The World Summit and its follow-up actions, together with the Convention, were the primary influences on UNICEF’s work in the 1990s. The momentum of ratification for the Convention was extraordinary, with 179 countries ratifying within five years of its coming into effect – the fastest pace ever for a human rights convention. UNICEF country offices were able to use a country’s ratification of the Convention to press for more action for children, and thereby to accelerate progress towards goals set at the Summit.

The legal protections enshrined in the Convention helped propel issues of child protection to the top of the political agenda, and paved the way for major initiatives, supported by UNICEF and many other partners, including the World Congress Against Commercial Sexual Exploitation of Children in 1996, the UN study on the Impact of Armed Conflict on Children in 1996, the adoption by two thirds of the world’s nations of the Convention prohibiting anti-personnel mines in 1997, and the adoption of the global agenda for eliminating the worst forms of child labour in 1997. The Convention and its protocols continue remain the foundation of UNICEF’s mission today.

Children at the heart of the Millennium Development Goals: 2000–2015

During the 21st century’s first decade, UNICEF’s work was shaped by the outcomes of two major global gatherings: the Millennium Summit of September 2000 and the UN General Assembly Special Session on Children of May 2002.

Echoing the approach taken at the World Summit for Children, the Millennium Summit adopted a series of time-bound, quantifiable targets: the Millennium Development Goals (MDGs). All eight of the MDGs, from eradicating poverty to creating a global partnership for development, are closely linked to the well-being of children. UNICEF and its partners have sought to enable achievement of the MDGs through fulfilment of the rights of children, overcoming inequalities, improving access to basic services, and through the creation of data, evidence and knowledge about the situation of children and where they stand in relation to the MDGs.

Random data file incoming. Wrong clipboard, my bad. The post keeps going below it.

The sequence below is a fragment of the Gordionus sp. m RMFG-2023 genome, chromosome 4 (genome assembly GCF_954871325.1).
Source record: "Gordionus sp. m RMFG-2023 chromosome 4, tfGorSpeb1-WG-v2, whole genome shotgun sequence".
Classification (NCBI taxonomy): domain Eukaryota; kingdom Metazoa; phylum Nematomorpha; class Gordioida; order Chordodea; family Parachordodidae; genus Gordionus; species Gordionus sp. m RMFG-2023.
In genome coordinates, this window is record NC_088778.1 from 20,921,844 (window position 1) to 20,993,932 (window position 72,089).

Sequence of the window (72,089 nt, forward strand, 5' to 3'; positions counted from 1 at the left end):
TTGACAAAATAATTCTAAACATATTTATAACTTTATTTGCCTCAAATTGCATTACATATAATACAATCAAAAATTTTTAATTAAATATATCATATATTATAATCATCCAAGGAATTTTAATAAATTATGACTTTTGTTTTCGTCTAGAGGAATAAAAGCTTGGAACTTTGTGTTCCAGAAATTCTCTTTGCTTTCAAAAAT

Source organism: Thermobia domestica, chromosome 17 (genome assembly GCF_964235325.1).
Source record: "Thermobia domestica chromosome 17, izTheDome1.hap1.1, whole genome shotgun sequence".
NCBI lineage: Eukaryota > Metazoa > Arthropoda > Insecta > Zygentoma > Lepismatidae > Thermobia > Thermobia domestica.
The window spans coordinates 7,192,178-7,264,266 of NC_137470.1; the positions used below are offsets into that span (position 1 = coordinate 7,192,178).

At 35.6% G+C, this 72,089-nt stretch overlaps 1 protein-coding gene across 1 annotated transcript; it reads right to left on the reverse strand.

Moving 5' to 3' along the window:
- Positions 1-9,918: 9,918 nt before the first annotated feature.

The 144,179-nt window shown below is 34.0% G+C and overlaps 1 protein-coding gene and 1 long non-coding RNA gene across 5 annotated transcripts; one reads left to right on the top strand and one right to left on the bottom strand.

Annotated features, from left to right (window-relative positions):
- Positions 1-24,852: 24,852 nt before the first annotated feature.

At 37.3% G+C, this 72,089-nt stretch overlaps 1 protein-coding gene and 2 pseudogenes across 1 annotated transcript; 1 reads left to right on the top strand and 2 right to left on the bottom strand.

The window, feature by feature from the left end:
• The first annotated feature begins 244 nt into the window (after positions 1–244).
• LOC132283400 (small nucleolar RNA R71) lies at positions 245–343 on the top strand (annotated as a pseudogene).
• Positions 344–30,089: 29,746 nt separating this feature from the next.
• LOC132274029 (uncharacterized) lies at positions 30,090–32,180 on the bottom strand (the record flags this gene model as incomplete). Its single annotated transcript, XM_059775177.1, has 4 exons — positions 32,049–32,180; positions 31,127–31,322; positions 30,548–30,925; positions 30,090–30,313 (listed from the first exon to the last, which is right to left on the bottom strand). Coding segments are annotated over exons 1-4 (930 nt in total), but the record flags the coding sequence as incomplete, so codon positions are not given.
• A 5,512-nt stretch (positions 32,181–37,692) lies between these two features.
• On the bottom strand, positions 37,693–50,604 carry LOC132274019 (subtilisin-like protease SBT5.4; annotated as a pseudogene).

The Special Session on Children was a follow-up to the World Summit for Children. It involved the widest possible range of civil society organizations in a major effort of planning and implementation, and enabled the active participation of children at a major UN meeting. Leaders at the Special Session agreed on an outcome document, ‘A World Fit for Children’, committing them to finishing the agenda set at the World Summit and fulfilling goals and targets for the next decade.

In the first decade of the 21st century UNICEF’s work continued on all aspects of children’s well-being. Child survival remained a core theme; global progress on child survival meant that the number of young children dying each year declined to well below 10 million, from more than 12 million in 1990 – even as the global under-five population continued to increase. UNICEF’s humanitarian work was strengthened by the updating of the Core Commitments for Children in Emergencies. Protection of vulnerable children and combating HIV/AIDS figured more prominently in UNICEF programmes than ever before, as did gender equality and the empowerment of women and girls, work with and for adolescents, and partnership building. Education, nutrition, health and immunization continued to be fundamental components of UNICEF’s programming, all of which has taken a human-rights based approach with a focus on results.